In a Slump? Tips for Boosting Motivation for Remote Learning in Kids with ADHD

By Dr. Mary Rooney, Ph.D.

November is a tough month for kids with ADHD when it comes to staying motivated at school. The novelty of the new school year has officially worn off, summer seems like a lifetime ago, and holiday distractions are about to come on in full force. Most kids with ADHD who are attending school remotely are struggling with motivation more than ever. To top it all off, parents are also especially burned out this year and are in motivational slumps of their own.

Under the circumstances, it might feel overwhelming to even think about strategies to boost your child’s motivation, when you are struggling to get motivated yourself. Fortunately, there are some quick and simple things you can do that can have a big impact on your child’s academic motivation. They all tap into three keys for keeping kids with ADHD motivated: novelty, physical activity, and interest.

Novelty: ADHD brains thrive on novelty. When something is new, kids with ADHD are effortlessly engaged and focused. Creating novelty when your child is stuck at home all day can seem challenging, but even simple changes can make a big difference. So, consider picking one or two days out of the week when your child can choose a different location for their schoolwork. You can set parameters around the location (e.g. not in front of the TV, not in an area with a lot of distractions, or not entirely unsupervised), but otherwise, let them choose where to work (even if it’s on the floor). You can also add novelty by letting your child pick music to listen to while they are working, mixing up the order of their daily school routine, allowing them to write with colored pens and pencils, or supplementing their school assignments with fun videos or audiobooks.

Physical Activity: All kids need physical activity to stay alert and motivated throughout the day, but it’s especially essential for kids with ADHD. When kids with ADHD don’t get enough physical activity, their ADHD symptoms become much worse and their motivation drops dramatically (check out my earlier post on the benefits of exercise for kids with ADHD – link to post 49 here). Kids naturally get a lot of movement throughout the day when they attend school in person. When they’re at home, you need to schedule time for burning off energy to compensate.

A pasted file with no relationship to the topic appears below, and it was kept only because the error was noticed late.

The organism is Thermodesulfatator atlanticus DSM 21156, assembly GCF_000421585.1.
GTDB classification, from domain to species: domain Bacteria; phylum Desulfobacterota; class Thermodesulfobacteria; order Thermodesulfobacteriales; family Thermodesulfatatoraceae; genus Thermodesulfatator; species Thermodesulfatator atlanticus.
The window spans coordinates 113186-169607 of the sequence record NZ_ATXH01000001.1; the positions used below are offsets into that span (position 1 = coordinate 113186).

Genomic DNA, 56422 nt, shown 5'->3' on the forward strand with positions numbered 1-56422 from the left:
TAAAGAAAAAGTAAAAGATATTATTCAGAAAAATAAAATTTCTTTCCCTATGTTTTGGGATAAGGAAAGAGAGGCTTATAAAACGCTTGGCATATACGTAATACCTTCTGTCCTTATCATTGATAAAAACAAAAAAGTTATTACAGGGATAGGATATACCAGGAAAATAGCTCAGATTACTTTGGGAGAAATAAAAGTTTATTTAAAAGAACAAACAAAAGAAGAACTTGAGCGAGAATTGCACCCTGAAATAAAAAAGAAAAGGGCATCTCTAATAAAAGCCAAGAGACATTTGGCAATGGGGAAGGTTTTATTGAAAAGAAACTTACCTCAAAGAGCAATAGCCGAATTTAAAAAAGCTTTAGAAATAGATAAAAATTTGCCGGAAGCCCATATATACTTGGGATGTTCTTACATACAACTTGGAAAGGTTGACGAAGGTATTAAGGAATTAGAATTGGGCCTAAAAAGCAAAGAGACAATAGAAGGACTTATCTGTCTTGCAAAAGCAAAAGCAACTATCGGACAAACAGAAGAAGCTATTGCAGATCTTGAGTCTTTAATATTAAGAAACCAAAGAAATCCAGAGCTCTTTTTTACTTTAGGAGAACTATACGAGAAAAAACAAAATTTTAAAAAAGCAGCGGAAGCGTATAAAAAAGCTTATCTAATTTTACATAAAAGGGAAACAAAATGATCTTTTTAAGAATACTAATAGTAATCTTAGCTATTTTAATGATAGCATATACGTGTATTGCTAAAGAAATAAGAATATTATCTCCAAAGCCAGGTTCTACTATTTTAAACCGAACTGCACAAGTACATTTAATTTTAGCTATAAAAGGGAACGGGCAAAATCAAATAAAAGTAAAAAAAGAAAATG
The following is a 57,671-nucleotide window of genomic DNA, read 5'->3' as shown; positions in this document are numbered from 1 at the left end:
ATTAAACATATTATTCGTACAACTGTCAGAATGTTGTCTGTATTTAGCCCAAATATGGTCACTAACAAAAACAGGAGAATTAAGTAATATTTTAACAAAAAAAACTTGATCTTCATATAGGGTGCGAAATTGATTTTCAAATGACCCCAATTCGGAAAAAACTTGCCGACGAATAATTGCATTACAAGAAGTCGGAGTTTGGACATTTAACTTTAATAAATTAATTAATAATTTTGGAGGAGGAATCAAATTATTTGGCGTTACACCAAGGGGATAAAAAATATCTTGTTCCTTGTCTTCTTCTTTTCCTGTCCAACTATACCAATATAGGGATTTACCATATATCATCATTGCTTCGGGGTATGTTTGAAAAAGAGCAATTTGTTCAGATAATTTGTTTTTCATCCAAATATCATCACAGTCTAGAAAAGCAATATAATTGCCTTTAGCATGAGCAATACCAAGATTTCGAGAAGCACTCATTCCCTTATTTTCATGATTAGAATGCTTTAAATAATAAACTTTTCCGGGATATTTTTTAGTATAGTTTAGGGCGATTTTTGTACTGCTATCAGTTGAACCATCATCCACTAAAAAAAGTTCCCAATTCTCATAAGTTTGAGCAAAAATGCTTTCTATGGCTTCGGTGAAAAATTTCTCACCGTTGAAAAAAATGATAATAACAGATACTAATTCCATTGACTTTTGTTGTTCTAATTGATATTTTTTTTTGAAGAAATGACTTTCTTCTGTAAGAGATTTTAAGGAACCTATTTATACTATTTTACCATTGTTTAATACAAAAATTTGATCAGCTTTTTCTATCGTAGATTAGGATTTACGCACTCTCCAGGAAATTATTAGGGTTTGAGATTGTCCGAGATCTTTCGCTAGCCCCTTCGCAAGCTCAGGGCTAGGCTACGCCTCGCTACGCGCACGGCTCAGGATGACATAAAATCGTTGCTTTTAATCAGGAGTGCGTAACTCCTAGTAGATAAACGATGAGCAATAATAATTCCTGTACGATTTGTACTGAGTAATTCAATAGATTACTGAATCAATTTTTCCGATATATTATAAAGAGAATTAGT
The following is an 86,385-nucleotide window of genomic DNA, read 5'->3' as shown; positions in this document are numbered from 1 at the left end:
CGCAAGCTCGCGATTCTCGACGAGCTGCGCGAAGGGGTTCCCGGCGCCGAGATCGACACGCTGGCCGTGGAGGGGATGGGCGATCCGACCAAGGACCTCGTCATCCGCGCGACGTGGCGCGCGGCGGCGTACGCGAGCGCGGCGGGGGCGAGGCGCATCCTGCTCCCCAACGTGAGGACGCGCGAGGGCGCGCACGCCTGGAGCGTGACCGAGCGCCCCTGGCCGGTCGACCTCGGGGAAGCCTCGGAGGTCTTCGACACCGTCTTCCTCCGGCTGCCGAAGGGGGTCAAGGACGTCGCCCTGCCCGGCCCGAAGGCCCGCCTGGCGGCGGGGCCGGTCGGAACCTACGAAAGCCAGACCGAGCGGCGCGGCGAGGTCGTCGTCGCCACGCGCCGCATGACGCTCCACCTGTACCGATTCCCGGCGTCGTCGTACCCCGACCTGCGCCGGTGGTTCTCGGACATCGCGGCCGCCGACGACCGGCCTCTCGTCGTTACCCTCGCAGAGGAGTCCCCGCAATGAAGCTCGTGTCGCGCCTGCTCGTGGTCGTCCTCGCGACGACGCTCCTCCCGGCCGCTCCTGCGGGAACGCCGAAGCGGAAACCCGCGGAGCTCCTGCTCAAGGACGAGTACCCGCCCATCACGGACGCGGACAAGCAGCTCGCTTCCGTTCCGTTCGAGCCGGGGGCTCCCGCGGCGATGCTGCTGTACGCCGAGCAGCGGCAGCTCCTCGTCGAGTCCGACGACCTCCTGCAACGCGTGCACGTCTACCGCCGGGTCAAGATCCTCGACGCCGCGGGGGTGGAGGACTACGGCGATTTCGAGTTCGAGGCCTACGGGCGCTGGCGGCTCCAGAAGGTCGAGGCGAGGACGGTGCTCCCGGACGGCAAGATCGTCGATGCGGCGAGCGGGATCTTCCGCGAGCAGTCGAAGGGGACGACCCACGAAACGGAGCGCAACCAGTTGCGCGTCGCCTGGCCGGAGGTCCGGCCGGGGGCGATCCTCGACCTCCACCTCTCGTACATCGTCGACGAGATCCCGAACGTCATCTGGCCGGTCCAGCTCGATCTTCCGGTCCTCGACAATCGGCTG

Of course, this gets harder in November when the days get shorter and the weather gets cooler. Still, whenever possible, make it a point to get your kids outside. When that’s simply not an option, get creative with their inside activities. Websites like GoNoodle and CosmicKids have great activities to get kids moving. Board games like Fitivities and video games like Just Dance for PS4 are very popular right now. And old-school favorites like obstacle courses, relay races, balloon volleyball, and Nerf basketball are still always a hit.

Interest: Kids with ADHD are naturally motivated and engaged when they are interested in the topic they are learning about. While they simply can’t be interested in every assignment, there are ways to build individualized “interest-based learning” into any curriculum. Talk to your child’s teacher about your child’s current struggle with motivation. Ask if they can modify some assignments to make them more aligned with your child’s interest areas. Ideally, your child’s teacher will have a conversation with your child about the things they are most interested in, and will be flexible enough to modify some of their assignments to fit within these topic areas.  

Staying motivated while attending school remotely is difficult for kids with ADHD, but using some of these simple strategies can help. When it comes to your own motivation as a parent, remember to take it one day at a time and celebrate the small successes that happen each day.


Mary Rooney, Ph.D., is a licensed clinical psychologist in the Department of Psychiatry at the University of California San Francisco. Dr Rooney is a researcher and clinician specializing in the evaluation and treatment of ADHD and co-occurring behavioral, anxiety, and mood disorders. A strong advocate for those with attention and behavior problems, Dr. Rooney is committed to developing and providing comprehensive, cutting edge treatments tailored to meet the unique needs of each child and adolescent. Dr. Rooney's clinical interventions and research avenues emphasize working closely with parents and teachers to create supportive, structured home and school environments that enable children and adolescents to reach their full potential. In addition, Dr. Rooney serves as a consultant and ADHD expert to Huntington Learning Centers.


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